Utility-scale solar capacity additions have been slowing down in India over the past year, and the second quarter remained slow, with only 1.1 GW of capacity additions against our estimate of 1.53 GW. The slowdown is due to many reasons: land and transmission bottlenecks, tight liquidity in the financial system, and rising input costs that have affected the profitability of many projects. Distribution company (DISCOM) payment delays have also hurt the sector very badly. Rooftop solar remains a bright spot, with capacity additions of 515 MW in the second quarter.
Going forward, installation activity should pick up significantly. A total of 13.5 GW is due for completion in the next 12 months, but we expect significant slippages due to the reasons discussed earlier. The fall in safeguard duties to 15% in January 2020, and their removal by July 2020, should ease concerns for the sector. But there is rising speculation in the market that the government is mulling further duties to protect domestic manufacturers.
Tender issuance has stayed robust, with a total utility-scale capacity of 10.3 GW issued in the second quarter, although it was down 35% from the previous quarter. However, many recent tenders have been cancelled and/or under subscribed. Gujarat’s 700 MW Raghanesda tender was under subscribed by 100 MW in May 2019. Solar Energy Corp. of India’s (SECI) 1.2 GW tender in June, as well as a 2 GW tender in March and another 1.2 GW of recent hybrid tenders, were under subscribed by 50%, 53% and 25%, respectively. Recently, NTPC Ltd.’s 1.2 GW tender also failed to lure bidders, forcing a deadline extension.
The Ministry of New and Renewable Energy’s (MNRE) decision to adopt an approved list of module manufacturers – part of efforts to address quality issues in components – is also likely to create uncertainty. All installations from April 2020 will need to comply with this policy. But there are still concerns about the MNRE’s capacity to complete the necessary certification process in time, as well as the willingness of international and domestic manufacturers to hand over confidential data.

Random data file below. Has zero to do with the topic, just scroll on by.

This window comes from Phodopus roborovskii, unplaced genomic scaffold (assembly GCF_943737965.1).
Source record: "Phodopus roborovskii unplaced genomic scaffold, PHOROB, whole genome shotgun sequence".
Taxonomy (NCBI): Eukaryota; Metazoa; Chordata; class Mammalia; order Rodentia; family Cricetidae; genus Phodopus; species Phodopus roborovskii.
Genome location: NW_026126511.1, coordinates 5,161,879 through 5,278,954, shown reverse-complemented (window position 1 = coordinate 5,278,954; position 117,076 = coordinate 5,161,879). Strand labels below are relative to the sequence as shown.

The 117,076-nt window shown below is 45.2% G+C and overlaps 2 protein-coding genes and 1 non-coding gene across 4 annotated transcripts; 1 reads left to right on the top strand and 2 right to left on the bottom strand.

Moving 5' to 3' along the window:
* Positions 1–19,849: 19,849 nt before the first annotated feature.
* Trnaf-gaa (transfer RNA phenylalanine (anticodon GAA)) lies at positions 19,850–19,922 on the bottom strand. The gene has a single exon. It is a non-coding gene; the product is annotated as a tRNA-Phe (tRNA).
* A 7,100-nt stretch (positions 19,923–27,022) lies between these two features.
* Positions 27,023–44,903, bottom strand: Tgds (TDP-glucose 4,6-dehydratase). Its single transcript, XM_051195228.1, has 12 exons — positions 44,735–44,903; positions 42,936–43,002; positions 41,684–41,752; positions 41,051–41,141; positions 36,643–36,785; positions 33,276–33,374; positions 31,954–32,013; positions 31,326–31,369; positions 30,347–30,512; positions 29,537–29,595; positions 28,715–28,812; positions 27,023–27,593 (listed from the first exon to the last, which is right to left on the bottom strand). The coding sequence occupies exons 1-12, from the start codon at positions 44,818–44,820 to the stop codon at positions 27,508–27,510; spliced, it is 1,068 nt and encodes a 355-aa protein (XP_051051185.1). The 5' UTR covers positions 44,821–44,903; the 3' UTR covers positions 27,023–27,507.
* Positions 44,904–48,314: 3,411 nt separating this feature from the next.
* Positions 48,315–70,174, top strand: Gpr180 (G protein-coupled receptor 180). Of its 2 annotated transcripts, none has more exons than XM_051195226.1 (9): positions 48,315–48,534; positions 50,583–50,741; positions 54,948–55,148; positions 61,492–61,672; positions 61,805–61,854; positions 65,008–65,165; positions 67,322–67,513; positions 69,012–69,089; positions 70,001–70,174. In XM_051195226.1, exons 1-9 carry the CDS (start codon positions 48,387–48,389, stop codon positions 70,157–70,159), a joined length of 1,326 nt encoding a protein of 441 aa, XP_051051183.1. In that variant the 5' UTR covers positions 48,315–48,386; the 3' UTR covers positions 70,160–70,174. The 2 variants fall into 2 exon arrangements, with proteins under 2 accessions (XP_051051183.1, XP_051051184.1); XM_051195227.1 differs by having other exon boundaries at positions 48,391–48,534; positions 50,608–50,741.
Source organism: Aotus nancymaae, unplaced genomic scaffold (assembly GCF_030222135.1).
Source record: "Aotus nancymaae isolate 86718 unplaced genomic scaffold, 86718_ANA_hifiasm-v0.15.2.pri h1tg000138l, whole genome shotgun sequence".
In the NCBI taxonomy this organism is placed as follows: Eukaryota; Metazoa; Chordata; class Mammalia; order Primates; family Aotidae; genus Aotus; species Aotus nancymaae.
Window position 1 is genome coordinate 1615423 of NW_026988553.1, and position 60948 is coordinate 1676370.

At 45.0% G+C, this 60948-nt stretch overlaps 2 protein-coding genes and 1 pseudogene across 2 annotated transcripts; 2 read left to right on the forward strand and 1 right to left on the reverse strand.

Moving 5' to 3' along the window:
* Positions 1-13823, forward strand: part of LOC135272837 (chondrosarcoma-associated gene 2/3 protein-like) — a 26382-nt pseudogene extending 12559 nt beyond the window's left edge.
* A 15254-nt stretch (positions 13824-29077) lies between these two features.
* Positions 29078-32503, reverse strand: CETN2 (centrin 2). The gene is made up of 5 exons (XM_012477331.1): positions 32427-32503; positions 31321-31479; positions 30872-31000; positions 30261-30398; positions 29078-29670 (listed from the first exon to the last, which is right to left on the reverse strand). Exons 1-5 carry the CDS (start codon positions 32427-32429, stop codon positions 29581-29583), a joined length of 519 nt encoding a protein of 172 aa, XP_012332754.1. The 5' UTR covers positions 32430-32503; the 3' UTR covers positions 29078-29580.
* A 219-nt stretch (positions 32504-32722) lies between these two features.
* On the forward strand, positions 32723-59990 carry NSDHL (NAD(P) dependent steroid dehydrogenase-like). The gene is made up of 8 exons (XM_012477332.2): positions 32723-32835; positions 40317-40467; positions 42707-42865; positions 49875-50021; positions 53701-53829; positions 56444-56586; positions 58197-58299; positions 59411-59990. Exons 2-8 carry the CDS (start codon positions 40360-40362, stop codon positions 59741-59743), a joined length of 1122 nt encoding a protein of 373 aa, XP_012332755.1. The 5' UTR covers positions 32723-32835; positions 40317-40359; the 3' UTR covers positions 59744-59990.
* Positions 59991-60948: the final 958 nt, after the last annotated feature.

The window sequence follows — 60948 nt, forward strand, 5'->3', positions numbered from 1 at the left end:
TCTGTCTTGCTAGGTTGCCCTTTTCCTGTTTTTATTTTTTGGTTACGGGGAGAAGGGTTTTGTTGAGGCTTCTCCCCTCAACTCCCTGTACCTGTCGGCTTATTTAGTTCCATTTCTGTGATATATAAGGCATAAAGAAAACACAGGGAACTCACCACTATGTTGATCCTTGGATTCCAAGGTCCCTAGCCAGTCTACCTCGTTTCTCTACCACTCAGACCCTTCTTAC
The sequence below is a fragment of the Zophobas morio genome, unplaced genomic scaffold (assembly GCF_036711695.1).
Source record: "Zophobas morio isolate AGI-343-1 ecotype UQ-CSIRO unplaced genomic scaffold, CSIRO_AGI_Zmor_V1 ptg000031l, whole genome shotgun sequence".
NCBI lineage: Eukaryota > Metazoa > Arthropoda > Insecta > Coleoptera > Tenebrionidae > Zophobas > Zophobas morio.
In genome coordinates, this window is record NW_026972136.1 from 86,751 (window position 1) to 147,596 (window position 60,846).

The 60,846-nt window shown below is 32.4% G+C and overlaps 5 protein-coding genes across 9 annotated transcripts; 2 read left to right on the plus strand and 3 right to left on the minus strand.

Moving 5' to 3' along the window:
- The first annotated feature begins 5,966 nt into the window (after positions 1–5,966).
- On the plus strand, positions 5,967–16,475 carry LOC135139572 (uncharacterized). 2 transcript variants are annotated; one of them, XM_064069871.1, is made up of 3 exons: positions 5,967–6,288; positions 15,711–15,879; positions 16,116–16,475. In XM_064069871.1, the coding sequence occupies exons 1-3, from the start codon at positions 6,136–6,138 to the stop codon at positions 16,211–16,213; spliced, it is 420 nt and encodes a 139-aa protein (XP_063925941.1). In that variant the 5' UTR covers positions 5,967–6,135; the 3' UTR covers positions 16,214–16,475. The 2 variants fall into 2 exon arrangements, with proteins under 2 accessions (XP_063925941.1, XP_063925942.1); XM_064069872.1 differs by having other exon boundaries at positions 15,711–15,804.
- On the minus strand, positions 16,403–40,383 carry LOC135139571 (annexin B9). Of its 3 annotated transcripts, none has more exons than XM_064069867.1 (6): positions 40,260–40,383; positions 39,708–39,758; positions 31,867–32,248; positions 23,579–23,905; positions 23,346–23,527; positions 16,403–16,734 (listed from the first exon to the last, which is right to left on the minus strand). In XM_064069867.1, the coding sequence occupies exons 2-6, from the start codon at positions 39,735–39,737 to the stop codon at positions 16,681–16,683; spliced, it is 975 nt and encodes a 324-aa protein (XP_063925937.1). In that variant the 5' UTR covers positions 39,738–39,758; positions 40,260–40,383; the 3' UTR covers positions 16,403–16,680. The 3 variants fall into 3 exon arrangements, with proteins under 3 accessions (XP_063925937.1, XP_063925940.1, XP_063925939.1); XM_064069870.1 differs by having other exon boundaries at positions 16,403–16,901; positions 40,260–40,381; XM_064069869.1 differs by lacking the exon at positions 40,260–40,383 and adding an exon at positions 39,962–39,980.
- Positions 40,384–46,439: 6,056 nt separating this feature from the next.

India’s capacity additions have been muted for over a year now, but the nation’s project pipeline looks robust for the third and fourth quarters. It is up to the government to take decisive action to address issues related to land acquisition, transmission connectivity, and DISCOM bankability.
Incidents of tender cancellations and under subscriptions have marred investor confidence. And sentiment has been further shaken up by the state of Andhra Pradesh’s recent move to rescind PPAs. Overall, sentiment in the sector is highly stressed; everyone is now focusing on whether the government can announce measures to spur confidence.
Sai Nandamura is a consultant at Bridge to India with five years of experience in the energy sector. He has previously worked on rating the thermal power industry in India for efficiency and sustainability. Prior to joining Bridge to India, he worked with Centre for Science and Environment. Sai holds a Masters degree in Environmental Management (MESPOM) and BE (Civil Engineering) degree from Manipal University.
The views and opinions expressed in this article are the author’s own, and do not necessarily reflect those held by pv magazine.
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